Simone Weil Center Roundtable Discussion with Michael Lind: On Blocs, Civilizations and Causation in Politics
april 2018, Washington dc
Michael Lind, author of numerous articles and books on economics, politics and international affairs, is the ASU Future of War Fellow at New America in Washington, DC, which he co-founded. The Simone Weil Center invited him to join us in a round table discussion this April (2018) to discuss, among other topics, his concept of bloc politik (see article in The National Interest).
Read full notes from the evening here.
‘REASON, FREEDOM AND TRANSCENDENCE’
SEPTEMBER 2017, MOSCOW
The Simone Weil Center held its second conference. Prof. Paul Robinson convincingly argued that the breakdown in rational dialogue between the US/EU and Russia can be traced, in large part, to differing perceptions as to what constitutes a reasonable (‘rules-bases’) order. The West privileges its own understanding of rights, while Russia insists on realism and equality, and rejects the universality of Western rights-based language. A possible alternative order, one articulated in complementary forms by participants on both sides, might be a modified ‘civilizational realism,’ one that requires from all sides a large dose of humility in order to ensure that respect for differing civilizational orders does not end up becoming a fig leaf for civilizational chauvinism. But achieving such an order, and such a humility, appears to require the sorts of political changes that Prof. Pabst, among others, has termed ‘post-liberal.’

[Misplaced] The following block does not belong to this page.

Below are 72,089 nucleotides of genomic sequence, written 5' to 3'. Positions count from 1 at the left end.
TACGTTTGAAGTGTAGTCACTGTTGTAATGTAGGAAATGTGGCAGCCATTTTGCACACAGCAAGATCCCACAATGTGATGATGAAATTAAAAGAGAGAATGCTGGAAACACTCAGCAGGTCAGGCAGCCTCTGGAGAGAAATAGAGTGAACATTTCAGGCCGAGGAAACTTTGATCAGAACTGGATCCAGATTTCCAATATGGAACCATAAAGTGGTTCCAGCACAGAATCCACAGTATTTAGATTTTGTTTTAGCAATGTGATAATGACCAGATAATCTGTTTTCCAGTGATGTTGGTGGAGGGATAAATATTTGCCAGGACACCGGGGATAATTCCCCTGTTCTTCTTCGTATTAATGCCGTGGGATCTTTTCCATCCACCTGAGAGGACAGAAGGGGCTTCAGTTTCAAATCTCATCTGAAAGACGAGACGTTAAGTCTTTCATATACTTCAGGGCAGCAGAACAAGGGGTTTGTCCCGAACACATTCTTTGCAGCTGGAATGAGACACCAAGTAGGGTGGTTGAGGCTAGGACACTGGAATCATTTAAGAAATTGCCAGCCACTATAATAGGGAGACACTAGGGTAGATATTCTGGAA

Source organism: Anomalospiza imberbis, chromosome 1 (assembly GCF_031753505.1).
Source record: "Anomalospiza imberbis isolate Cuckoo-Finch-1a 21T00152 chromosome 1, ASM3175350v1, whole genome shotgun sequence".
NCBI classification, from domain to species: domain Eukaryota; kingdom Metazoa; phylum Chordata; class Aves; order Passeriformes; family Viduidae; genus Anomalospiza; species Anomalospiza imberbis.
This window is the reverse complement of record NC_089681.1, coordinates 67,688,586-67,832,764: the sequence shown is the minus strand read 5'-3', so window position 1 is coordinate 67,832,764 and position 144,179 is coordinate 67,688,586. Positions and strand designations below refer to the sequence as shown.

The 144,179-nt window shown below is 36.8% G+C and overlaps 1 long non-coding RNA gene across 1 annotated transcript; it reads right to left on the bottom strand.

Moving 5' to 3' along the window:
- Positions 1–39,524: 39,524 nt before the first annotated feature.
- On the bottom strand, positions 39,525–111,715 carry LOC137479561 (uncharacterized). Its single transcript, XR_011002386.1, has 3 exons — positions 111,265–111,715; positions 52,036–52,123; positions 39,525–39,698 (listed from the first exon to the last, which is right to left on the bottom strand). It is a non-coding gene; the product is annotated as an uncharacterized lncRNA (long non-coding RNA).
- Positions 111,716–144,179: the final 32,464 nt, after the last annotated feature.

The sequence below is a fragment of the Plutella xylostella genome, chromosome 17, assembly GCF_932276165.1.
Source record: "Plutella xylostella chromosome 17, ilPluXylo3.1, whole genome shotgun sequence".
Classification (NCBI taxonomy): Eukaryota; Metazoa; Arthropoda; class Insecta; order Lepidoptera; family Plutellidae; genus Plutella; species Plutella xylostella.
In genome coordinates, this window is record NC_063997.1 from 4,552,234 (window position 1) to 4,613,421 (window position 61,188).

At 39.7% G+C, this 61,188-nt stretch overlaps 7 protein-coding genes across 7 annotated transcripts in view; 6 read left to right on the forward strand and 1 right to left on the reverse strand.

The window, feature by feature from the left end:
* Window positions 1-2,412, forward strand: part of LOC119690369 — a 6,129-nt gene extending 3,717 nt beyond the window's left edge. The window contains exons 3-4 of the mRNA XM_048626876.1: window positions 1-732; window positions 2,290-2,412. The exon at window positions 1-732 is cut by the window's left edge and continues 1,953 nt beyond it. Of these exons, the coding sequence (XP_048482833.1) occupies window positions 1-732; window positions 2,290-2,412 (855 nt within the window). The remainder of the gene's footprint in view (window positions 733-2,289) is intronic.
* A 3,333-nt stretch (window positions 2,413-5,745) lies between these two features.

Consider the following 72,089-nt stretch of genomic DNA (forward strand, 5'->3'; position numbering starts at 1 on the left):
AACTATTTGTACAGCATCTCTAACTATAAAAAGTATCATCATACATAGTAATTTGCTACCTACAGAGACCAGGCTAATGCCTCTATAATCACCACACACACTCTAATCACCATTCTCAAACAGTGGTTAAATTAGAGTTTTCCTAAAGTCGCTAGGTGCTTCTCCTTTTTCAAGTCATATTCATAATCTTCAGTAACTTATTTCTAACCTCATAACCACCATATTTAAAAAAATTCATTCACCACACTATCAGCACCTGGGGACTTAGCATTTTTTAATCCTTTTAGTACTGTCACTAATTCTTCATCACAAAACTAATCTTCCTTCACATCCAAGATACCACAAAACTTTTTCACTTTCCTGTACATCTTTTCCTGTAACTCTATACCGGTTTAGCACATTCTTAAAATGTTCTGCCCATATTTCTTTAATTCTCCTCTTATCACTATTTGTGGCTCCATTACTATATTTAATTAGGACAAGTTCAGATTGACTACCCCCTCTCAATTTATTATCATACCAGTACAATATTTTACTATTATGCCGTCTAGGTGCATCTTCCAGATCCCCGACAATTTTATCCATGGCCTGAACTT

A detailed overview appears in The American Conservative and can be accessed here.
‘CONSERVATIVE RUSSIA, (POST)-LIBERAL WEST: IS A DIALOGUE POSSIBLE?’
FEBRUARY 2017, WASHINGTON D.C.
Our first “mini-conference” brought together prominent Western specialists in the areas of international relations, Russian affairs, and political philosophy. It concluded that today’s negative dynamics between the U.S. and Russia are not predetermined, and that an initiative to further a more constructive dynamic was needed, and possible, but would be difficult.
A constructive dynamic can be set in motion by: a.) engaging with well-reasoned, values-based pluralist trends already well represented within Russian elite discourse and institutions; and b.) recognizing that, when push comes to shove, we already share with Russia common religious and civilizational roots, including (but not restricted to) Christianity and Greek antiquity. But it is up to an often reluctant ‘West’ to finally acknowledge this last point. The notes to this conference have been very well received, and are available upon request.